Dogs dig for a variety of reasons. Instinctive traits, boredom, to bury bones, make a cool pit to lie in or some dogs will even dig to follow the sound of water rushing through pipes.
Dogs dig out of boredom
The dog could possibly be bored during the day so there are lots of toys aside from the digging toys that you may like to get too … there are things like a Kong or food cube that occupies his mind and tummy; a boomer ball that is completely solid and he will not be able to break it etc.
There are various things that you can try … putting their feces into the hole and covering them, putting in water balloons, using Tabasco or Cayenne Pepper etc to sprinkle on an area you want them to stay away from.
Obedience training with diversity keeps a dog’s mind active which reduces boredom (and many times digging). The more unpredictable you are with giving your commands, the more reliable your dog becomes performing the commands. You could also teach him to LEAVE IT (which I find a very useful command and use it with everything from food to other dogs). You must catch him in the act. Just make sure you don’t call him with COME and then tell him off. You will end up with a very confused dog that won’t come back when called.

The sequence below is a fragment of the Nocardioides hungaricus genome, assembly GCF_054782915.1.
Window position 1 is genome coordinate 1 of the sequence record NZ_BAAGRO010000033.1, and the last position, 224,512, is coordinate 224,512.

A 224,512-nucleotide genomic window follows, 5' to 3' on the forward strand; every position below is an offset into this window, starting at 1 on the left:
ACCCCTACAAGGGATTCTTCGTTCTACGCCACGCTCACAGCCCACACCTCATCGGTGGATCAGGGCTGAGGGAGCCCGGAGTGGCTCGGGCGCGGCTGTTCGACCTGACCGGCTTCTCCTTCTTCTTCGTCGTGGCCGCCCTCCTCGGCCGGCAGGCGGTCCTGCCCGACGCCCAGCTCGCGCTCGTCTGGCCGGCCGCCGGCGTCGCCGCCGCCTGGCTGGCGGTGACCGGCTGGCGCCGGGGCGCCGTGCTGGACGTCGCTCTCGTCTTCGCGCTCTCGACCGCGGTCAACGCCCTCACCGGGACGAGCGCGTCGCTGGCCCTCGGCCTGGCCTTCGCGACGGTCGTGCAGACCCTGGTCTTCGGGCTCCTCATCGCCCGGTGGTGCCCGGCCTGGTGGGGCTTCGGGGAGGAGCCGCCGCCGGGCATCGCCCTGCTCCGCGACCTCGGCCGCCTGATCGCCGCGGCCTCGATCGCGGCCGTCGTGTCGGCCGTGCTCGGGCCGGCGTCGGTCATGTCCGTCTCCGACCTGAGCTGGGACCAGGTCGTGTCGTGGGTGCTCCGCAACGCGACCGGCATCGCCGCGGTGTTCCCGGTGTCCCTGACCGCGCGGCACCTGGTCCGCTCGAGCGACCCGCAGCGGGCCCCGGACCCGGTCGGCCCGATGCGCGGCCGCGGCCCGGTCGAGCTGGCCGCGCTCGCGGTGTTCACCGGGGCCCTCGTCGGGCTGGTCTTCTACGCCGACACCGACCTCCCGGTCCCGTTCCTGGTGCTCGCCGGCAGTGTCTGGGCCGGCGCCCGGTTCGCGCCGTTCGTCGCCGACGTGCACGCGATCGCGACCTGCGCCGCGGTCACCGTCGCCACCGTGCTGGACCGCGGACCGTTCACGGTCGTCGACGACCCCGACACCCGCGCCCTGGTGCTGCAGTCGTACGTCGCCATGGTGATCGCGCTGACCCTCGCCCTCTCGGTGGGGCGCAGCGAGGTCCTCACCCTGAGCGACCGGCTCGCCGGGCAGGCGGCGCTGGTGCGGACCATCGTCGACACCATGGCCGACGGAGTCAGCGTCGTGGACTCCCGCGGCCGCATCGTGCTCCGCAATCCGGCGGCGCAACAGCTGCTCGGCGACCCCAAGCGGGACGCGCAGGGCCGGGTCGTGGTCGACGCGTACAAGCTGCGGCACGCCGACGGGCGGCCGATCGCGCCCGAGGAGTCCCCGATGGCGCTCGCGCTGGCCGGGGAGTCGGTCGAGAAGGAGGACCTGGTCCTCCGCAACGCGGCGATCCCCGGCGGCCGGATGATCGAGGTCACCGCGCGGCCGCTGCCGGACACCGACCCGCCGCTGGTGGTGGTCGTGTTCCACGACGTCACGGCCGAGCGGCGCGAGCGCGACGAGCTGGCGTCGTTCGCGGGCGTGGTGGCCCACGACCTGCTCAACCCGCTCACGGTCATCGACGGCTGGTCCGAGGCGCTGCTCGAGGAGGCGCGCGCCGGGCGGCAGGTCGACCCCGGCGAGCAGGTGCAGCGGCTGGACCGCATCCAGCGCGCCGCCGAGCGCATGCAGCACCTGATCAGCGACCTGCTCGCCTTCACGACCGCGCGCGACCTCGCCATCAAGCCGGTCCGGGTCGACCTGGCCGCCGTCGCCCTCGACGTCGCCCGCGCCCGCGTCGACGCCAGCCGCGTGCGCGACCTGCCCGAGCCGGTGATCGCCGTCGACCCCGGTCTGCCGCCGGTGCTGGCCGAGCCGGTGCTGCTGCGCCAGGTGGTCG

Create a digging pit
It is similar to a child’s sandpit but is specifically for your dog to use when you go out. To encourage your dog to dig bury a specific toy (or toys) each day of the week e.g. you might bury a ball and a Frisbee or a bone on Mondays … you bury the objects before you go out so there is something new to find. Then take those toys away Monday night or Tuesday morning and put in a couple more different things and so on.
Use Snappy Trainers
You could also use Snappy Trainers … they look like (and are approximately the size of) a mouse trap but instead of the wire, there are big plastic paddles on them so won’t hurt the dogs. When the dog sticks their nose into an area where you have a Snappy Trainer, it will set off and makes a loud snap which is often enough to put a dog off from digging.
No matter what you try, consistency, repetition and persistence are required. On average, it takes 150 repetitions in order to be retained in a dog’s short term memory. So stick will it!